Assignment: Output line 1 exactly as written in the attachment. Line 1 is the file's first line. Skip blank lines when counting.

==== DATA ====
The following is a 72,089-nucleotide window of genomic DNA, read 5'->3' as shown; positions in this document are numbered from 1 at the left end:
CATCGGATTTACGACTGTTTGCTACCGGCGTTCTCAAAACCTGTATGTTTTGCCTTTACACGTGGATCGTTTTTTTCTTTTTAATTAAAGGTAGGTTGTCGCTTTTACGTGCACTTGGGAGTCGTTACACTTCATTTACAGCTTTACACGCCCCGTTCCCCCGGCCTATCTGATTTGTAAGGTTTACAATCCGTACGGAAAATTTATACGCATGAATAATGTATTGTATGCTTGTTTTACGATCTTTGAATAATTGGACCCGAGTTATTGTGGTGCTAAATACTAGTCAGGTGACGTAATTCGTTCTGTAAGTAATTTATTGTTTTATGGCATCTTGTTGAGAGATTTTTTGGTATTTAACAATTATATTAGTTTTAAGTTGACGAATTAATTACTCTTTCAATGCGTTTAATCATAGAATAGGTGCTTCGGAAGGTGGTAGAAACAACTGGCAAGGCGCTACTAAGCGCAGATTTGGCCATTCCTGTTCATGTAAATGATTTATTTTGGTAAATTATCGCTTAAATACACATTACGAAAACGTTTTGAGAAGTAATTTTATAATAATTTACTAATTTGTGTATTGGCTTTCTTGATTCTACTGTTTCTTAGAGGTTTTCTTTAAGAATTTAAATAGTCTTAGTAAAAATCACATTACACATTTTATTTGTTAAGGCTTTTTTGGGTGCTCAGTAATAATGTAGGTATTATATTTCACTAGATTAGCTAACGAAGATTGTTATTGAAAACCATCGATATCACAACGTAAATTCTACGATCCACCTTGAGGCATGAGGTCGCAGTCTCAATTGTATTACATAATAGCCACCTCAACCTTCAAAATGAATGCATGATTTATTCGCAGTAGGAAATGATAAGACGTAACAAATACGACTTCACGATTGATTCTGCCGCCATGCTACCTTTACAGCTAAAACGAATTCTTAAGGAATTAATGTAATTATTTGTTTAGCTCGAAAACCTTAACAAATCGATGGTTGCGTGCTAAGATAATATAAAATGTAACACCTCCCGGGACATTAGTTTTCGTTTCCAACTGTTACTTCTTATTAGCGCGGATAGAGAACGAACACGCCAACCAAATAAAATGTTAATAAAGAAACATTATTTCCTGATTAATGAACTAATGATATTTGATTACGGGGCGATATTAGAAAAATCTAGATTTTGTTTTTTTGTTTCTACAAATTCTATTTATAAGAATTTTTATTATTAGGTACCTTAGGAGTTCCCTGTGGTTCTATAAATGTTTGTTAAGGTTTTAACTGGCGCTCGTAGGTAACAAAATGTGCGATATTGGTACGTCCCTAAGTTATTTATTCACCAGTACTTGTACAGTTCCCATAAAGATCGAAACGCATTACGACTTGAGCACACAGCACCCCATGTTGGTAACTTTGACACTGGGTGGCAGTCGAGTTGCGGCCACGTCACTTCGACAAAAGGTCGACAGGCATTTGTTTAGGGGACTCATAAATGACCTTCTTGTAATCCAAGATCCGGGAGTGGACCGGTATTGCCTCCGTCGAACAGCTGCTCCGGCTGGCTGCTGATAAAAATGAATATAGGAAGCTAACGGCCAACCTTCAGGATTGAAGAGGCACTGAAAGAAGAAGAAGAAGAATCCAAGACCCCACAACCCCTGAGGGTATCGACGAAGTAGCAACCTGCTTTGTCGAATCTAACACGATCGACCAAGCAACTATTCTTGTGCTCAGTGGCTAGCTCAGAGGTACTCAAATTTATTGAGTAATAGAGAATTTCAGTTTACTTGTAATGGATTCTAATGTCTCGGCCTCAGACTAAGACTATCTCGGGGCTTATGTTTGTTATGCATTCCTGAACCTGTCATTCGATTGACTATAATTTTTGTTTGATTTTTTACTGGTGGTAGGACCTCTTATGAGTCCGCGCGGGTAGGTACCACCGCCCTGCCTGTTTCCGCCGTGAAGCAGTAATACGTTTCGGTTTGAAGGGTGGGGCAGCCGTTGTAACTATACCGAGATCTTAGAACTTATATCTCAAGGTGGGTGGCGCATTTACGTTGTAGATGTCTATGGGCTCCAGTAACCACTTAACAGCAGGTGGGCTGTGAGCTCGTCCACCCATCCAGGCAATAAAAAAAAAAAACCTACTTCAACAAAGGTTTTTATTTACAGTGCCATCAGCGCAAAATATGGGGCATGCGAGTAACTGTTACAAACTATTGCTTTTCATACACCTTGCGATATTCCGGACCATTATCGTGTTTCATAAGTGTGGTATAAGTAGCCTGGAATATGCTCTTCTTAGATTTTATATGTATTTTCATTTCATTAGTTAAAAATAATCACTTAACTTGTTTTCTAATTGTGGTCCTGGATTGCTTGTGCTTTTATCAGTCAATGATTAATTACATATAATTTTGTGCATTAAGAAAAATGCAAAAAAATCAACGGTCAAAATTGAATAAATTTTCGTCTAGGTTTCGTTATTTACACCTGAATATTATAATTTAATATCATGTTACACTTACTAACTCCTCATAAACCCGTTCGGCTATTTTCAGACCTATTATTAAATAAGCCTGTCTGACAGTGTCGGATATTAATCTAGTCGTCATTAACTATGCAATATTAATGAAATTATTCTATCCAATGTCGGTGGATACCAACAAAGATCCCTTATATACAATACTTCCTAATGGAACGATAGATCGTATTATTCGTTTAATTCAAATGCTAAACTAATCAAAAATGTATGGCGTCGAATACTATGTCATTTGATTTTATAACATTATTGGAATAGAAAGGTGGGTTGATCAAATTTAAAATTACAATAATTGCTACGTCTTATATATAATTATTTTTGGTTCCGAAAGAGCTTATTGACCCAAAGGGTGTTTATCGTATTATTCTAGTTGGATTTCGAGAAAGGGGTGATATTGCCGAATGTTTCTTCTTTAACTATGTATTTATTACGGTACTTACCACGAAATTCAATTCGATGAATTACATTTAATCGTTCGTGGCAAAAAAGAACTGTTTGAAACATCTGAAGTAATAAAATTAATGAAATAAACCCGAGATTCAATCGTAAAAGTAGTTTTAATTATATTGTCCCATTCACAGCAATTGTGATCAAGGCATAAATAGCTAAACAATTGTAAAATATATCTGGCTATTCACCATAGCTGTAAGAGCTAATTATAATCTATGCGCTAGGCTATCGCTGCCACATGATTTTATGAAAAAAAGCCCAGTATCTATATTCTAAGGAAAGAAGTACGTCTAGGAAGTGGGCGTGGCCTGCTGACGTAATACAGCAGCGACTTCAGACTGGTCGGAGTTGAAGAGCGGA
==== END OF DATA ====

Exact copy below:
The following is a 72,089-nucleotide window of genomic DNA, read 5'->3' as shown; positions in this document are numbered from 1 at the left end: